"He's like a father to me," said Henry, whose normally light-hearted tone grew increasingly emotional when speaking about Wenger. "We can talk all day about football, but also about life. He believed in me from the very beginning and gave me the chance to repay his trust. But it took a while to earn it. You had to perform to a very high level. If you didn't do the job, he'd say 'What the hell is this?' But I understand that. No one is tougher on me than myself."
That awareness and drive was palpable watching Henry over the years at Arsenal, Barcelona and the New York Red Bulls. He holds himself to an exacting standard, and he expects no less from his teammates.
"I don't buy the theory that I look any more frustrated on the pitch than I did at Arsenal," he said, bristling for the only time in a 15-minute interview. "Does it bother me when someone makes the wrong pass? Yes, but if you saw me at Arsenal, it bothered me there, too. And I'm just as annoyed at myself when I make a bad play. I still have a passion for winning. When you lift a trophy, your smile is that much bigger."
Right now, the Red Bulls don't have much cause to smile even faintly, sitting fourth in the Eastern Conference. "As much as I'm looking forward to playing against Arsenal, my mind is really on Wednesday's game against Real Salt Lake and how we can get three points. I'm sure Saturday will be a great occasion and I don't want to spoil the party, but win or lose, what matters is us getting back on track in the championship race."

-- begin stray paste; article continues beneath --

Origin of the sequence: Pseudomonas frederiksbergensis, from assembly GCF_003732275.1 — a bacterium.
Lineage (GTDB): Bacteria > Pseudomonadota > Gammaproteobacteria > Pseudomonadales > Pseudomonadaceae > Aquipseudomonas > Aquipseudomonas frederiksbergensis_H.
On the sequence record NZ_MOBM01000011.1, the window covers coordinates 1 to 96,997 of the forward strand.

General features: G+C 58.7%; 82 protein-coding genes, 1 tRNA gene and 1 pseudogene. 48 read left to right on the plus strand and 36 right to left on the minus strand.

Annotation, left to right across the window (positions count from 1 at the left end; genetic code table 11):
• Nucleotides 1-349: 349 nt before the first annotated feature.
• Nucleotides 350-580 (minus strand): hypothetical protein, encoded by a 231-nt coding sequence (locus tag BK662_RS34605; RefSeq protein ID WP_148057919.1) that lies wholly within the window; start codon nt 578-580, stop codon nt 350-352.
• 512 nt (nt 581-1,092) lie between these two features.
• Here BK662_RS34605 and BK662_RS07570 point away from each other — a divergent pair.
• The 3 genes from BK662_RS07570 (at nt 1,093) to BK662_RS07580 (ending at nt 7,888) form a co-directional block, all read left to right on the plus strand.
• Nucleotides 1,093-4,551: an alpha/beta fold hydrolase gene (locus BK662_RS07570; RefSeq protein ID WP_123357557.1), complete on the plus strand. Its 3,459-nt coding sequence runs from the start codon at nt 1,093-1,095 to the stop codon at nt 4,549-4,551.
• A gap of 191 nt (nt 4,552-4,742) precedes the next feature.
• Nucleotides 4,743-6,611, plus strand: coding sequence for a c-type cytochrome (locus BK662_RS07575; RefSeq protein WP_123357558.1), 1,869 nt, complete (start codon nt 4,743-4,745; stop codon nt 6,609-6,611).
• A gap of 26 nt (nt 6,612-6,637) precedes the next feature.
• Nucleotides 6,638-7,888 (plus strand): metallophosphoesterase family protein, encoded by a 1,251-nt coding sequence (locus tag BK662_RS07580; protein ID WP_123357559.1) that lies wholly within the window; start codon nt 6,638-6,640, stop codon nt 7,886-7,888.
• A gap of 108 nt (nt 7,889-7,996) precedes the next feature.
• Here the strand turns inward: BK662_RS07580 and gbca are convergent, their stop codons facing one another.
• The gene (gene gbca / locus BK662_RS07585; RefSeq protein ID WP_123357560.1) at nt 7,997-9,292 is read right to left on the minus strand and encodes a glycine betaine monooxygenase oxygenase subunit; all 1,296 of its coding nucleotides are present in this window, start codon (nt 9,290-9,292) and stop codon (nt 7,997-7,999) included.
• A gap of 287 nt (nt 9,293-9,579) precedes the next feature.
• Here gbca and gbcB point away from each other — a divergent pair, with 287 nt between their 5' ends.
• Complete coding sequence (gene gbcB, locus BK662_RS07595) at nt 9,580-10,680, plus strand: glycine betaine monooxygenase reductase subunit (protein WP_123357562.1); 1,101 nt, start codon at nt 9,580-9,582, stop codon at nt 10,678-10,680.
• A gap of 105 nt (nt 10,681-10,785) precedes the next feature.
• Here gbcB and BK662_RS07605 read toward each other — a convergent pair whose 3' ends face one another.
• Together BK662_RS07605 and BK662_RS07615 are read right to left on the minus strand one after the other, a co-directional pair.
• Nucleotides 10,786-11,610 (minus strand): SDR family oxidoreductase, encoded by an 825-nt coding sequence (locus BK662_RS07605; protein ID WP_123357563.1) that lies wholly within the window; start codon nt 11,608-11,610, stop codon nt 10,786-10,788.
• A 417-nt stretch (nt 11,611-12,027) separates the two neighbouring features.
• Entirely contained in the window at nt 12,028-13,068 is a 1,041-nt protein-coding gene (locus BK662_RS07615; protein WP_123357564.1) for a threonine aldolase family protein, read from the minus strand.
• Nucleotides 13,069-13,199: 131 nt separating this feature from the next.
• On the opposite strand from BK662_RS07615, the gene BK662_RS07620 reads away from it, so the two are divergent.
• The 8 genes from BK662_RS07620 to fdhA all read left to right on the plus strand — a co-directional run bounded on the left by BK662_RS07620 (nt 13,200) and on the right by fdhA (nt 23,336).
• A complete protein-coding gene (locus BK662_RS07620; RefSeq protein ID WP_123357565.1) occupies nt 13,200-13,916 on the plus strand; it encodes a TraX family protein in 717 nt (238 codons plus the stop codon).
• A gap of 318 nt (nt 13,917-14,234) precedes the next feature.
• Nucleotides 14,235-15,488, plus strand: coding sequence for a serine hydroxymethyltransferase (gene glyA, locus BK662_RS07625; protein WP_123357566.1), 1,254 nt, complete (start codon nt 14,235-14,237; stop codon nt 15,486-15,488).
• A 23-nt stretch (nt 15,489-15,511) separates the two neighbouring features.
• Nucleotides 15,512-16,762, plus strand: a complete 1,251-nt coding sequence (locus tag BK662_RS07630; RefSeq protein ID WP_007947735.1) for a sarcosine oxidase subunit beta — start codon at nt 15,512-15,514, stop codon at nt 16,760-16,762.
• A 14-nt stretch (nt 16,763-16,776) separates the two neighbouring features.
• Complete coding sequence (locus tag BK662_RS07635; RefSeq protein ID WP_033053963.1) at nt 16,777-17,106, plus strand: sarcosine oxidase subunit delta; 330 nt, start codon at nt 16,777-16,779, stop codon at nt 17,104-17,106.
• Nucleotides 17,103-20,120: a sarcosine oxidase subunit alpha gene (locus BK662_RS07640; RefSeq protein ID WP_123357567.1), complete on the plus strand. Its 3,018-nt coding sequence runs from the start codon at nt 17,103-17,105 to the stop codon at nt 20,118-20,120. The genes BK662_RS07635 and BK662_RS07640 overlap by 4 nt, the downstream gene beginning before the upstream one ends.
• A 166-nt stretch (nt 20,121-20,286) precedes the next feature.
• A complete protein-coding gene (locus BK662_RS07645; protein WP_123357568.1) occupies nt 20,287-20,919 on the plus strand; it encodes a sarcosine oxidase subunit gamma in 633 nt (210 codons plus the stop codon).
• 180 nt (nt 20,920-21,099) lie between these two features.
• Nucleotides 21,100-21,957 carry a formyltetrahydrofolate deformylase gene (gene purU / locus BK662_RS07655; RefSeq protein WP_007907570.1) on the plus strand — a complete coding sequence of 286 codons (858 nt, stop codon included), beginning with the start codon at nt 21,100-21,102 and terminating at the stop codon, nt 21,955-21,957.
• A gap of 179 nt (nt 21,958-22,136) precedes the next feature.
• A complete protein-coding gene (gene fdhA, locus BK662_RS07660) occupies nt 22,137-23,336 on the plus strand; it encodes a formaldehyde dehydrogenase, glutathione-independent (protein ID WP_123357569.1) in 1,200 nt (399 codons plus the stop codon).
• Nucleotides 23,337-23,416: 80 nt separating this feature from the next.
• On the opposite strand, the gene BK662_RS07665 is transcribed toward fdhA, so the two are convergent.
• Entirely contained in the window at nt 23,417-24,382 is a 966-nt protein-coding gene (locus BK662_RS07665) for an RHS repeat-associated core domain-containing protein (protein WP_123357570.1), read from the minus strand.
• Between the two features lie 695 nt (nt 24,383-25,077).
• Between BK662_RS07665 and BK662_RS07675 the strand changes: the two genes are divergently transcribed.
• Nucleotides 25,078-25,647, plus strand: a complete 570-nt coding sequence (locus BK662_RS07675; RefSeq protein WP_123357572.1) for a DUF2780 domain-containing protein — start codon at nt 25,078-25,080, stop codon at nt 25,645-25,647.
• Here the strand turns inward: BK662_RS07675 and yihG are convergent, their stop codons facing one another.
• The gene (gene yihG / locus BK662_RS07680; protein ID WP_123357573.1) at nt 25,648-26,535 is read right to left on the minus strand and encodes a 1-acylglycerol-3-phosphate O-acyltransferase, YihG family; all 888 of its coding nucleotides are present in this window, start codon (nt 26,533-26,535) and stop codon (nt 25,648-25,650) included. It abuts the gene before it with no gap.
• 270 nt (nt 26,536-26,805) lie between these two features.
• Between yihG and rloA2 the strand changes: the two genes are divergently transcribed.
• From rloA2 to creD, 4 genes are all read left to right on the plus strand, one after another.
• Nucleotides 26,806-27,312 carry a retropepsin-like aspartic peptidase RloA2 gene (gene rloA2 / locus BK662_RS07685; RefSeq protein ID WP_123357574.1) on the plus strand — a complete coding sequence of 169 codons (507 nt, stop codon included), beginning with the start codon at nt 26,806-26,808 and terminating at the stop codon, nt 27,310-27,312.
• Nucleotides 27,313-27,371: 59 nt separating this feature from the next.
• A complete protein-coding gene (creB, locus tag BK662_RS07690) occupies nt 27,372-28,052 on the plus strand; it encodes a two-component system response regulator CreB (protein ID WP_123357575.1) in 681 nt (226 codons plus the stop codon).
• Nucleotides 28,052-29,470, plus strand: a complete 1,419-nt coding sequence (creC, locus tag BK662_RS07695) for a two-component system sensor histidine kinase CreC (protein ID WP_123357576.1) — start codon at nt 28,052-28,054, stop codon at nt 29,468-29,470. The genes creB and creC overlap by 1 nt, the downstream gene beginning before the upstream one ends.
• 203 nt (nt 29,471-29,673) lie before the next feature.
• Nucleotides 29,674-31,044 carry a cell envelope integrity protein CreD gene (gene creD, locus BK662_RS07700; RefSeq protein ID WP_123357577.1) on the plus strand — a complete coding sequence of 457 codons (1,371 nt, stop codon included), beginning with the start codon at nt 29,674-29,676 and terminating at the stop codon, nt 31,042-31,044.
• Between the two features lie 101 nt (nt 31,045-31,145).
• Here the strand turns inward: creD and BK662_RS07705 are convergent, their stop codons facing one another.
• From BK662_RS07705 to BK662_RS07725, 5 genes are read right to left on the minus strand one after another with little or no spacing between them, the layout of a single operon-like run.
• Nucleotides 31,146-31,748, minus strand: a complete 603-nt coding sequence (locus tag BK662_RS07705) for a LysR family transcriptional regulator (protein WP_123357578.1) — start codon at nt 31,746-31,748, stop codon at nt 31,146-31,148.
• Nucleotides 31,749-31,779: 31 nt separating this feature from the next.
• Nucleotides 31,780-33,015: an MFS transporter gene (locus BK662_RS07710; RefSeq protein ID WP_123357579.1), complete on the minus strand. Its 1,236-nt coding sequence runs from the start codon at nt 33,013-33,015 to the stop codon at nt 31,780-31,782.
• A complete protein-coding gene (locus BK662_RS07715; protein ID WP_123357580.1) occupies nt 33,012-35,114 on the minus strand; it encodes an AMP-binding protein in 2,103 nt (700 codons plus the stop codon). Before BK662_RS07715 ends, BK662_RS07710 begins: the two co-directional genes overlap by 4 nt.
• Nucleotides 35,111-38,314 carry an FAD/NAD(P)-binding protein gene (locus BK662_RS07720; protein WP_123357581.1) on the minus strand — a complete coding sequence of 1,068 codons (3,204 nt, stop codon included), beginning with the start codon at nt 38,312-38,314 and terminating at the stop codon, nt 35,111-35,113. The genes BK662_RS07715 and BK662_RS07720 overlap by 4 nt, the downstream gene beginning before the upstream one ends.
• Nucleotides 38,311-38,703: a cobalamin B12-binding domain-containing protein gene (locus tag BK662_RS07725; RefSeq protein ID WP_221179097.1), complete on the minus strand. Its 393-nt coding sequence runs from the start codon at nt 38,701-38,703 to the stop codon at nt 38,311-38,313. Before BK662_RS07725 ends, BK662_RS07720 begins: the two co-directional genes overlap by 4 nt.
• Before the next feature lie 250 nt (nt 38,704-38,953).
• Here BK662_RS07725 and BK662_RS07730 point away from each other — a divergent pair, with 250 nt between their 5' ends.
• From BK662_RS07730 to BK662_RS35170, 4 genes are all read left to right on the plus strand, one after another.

For his part, Wenger too is looking beyond Saturday's reunion toward the start of the Prem in 23 days (but who's counting?). At the mention of the league kicking off concomitant with Chelsea leading and Manchester United trying to keep up in the transfer arms race this summer, I notice a familiar pinched look wreath the Frenchman's face and ask what happened to the carefree mood he displayed in Brazil.
"There is nothing to get stressed out about on the beach," he said. "There are two aspects to my personality. One is relaxed and the other is very, very intense."
Given the unending demands of the job, the fickleness of the fans and the fact that he's established an iconic legacy at Arsenal, why not just stay on the sand?
"Funny -- my wife asked me that same question before I signed my new contract," he said, flashing that insouciant grin again. "But I can't imagine my life without football, and I still have the passion to succeed. This is a profession where you suffer a lot. The sport can drive you mad. Sometimes I frighten myself when I see how tense I am on the touchline. But football also gives you great rewards. And for those brilliant moments of happiness, I am ready to suffer again."
Here's to many more brilliant moments.
David Hirshey is an ESPN FC columnist. He has been covering soccer for more than 30 years and written about it for The New York Times and Deadspin.